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Side Effects & Adverse Reactions
RESUSCITATIVE EQUIPMENT AND DRUGS SHOULD BE IMMEDIATELY AVAILABLE. (See ADVERSE REACTIONS).
Reactions resulting in fatality have occurred on rare occasions with the use of local anesthetics, even in the absence of a history of hypersensitivity.
Fatalities may occur with use of local anesthetics in the head and neck region as the result of retrograde arterial flow to vital CNS areas even when maximum recommended doses are observed. The practitioner should be alert to early evidence of alteration in sensorium or vital signs.
The solution which contains a vasoconstrictor (Mepivacaine HCl 2%) should be used with extreme caution for patients whose medical history and physical evaluation suggest the existence of hypertension, arteriosclerotic heart disease, cerebral vascular insufficiency, heart block, thyrotoxicosis and diabetes, etc.
The solution which contains a vasoconstrictor (Mepivacaine HCl 2%) also contains potassium metabisulfite, a sulfite that may cause allergic-type reactions including anaphylactic symptoms and lifethreatening or less severe asthmatic episodes in certain susceptible people. The overall prevalence of sulfite sensitivity in the general population is unknown and probably low. Sulfite sensitivity is seen more frequently in asthmatic than in non-asthmatic people. Mepivacaine HCl 3% is SULFITE FREE.
Mepivacaine, along with other local anesthetics, is capable of producing methemoglobinemia. The clinical signs of methemoglobinemia are cyanosis of the nail beds and lips, fatigue and weakness. If methemoglobinemia does not respond to administration of oxygen, administration of methylene blue intravenously 1-2 mg/kg body weight over a 5 minute period is recommended.
The American Heart Association has made the following recommendations regarding the use of local anesthetics with vasoconstrictors in patients with ischemic heart disease: “Vasoconstrictor agents should be used in local anesthesia solutions during dental practice only when it is clear that the procedure will be shortened or the analgesia rendered more profound. When a vasoconstrictor is indicated, extreme care should be taken to avoid intravascular injection. The minimum possible amount of vasoconstrictor should be used.” (Kaplan, EL, editor: Cardiovascular disease in dental practice, Dallas 1986, American Heart Association.)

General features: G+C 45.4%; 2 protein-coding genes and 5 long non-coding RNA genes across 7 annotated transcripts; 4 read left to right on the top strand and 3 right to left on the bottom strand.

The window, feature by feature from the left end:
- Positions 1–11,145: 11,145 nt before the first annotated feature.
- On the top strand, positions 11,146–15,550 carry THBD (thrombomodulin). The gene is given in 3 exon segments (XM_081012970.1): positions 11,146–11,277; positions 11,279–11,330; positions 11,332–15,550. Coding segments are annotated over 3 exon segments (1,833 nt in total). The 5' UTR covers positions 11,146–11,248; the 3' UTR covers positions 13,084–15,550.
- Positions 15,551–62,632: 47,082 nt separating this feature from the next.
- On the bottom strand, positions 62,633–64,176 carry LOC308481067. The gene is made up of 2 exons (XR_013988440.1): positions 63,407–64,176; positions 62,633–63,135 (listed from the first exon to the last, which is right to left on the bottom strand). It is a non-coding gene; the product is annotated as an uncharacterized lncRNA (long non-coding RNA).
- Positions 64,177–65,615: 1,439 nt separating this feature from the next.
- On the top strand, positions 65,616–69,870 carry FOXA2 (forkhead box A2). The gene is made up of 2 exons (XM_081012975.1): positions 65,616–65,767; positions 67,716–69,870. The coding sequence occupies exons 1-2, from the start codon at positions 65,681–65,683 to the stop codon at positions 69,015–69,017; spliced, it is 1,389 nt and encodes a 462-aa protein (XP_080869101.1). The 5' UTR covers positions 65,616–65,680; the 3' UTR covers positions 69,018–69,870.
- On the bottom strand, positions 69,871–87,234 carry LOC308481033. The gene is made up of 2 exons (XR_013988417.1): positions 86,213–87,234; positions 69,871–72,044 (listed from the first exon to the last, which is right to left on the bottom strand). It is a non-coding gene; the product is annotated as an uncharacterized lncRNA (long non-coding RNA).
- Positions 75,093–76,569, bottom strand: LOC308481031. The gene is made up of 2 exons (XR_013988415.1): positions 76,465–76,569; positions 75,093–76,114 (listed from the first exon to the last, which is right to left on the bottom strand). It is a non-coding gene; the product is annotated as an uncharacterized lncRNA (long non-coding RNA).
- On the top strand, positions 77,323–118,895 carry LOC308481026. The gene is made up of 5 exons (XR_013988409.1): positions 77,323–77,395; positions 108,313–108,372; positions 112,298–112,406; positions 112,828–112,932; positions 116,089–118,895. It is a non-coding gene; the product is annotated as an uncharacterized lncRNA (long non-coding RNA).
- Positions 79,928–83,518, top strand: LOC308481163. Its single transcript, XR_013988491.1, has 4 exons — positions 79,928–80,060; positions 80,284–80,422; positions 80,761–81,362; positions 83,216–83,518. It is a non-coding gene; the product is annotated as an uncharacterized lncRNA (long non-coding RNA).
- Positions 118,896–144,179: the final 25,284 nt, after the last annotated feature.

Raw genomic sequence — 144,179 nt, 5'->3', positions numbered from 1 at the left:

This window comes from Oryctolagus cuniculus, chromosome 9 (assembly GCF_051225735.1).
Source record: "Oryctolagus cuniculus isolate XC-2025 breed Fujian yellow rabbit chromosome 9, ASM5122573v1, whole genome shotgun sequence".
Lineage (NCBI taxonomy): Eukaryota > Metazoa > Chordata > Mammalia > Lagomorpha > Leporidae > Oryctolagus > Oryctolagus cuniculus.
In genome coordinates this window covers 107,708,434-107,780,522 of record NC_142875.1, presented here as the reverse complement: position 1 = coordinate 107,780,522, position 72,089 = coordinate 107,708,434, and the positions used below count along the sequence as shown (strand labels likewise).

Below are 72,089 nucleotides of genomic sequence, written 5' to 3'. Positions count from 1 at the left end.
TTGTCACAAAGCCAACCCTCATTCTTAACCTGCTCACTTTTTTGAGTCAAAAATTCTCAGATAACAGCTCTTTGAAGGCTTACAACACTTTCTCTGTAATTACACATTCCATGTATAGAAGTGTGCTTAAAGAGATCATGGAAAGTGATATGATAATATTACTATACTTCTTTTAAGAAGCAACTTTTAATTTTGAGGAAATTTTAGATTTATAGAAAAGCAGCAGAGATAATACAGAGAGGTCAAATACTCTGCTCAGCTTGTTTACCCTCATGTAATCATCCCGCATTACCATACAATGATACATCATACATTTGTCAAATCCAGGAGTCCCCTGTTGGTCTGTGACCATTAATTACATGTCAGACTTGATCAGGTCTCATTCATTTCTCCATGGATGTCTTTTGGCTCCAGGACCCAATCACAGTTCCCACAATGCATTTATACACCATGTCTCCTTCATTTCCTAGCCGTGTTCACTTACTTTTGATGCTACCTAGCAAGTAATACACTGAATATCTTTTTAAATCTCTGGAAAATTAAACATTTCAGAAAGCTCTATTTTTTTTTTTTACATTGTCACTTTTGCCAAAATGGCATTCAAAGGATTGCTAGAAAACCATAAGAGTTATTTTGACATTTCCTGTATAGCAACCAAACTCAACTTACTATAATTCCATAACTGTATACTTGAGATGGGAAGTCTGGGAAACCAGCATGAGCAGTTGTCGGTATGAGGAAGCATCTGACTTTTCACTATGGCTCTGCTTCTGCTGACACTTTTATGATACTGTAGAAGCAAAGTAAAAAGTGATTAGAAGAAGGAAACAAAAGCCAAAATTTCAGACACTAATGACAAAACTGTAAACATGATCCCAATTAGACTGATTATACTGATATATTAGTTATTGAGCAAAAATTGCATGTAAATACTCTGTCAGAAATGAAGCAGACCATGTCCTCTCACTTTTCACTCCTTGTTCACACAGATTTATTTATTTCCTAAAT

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FDA Labeling Changes
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Mepivacaine is indicated for production of local anesthesia for dental procedures by infiltration or nerve block in adults and pediatric patients.
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Mepivacaine Hydrochloride, a tertiary amine used as a local anesthetic, is 1-methyl-2', 6' - pipecoloxylidide monohydrochloride with the following structural formula:
It is a white, crystalline, odorless powder soluble in water, but very resistant to both acid and alkaline hydrolysis.
Levonordefrin, a sympathomimetic amine used as a vasoconstrictor in local anesthetic solution, is (-)--(1-Aminoethyl)-3, 4-dihydroxybenzyl alcohol with the following structural formula:
It is a white or buff-colored crystalline solid, freely soluble in aqueous solutions of mineral acids, but practically insoluble in water;
DENTAL CARTRIDGES MAY NOT BE AUTOCLAVED.
Mepivacaine hydrochloride injection 3% and Mepivacaine hydrochloride 2% with levonordefrin 1:20,000 injection are sterile solutions for injection.
Darby Dental Supply, Llc
Novocol Pharmaceutical Of Canada, Inc.
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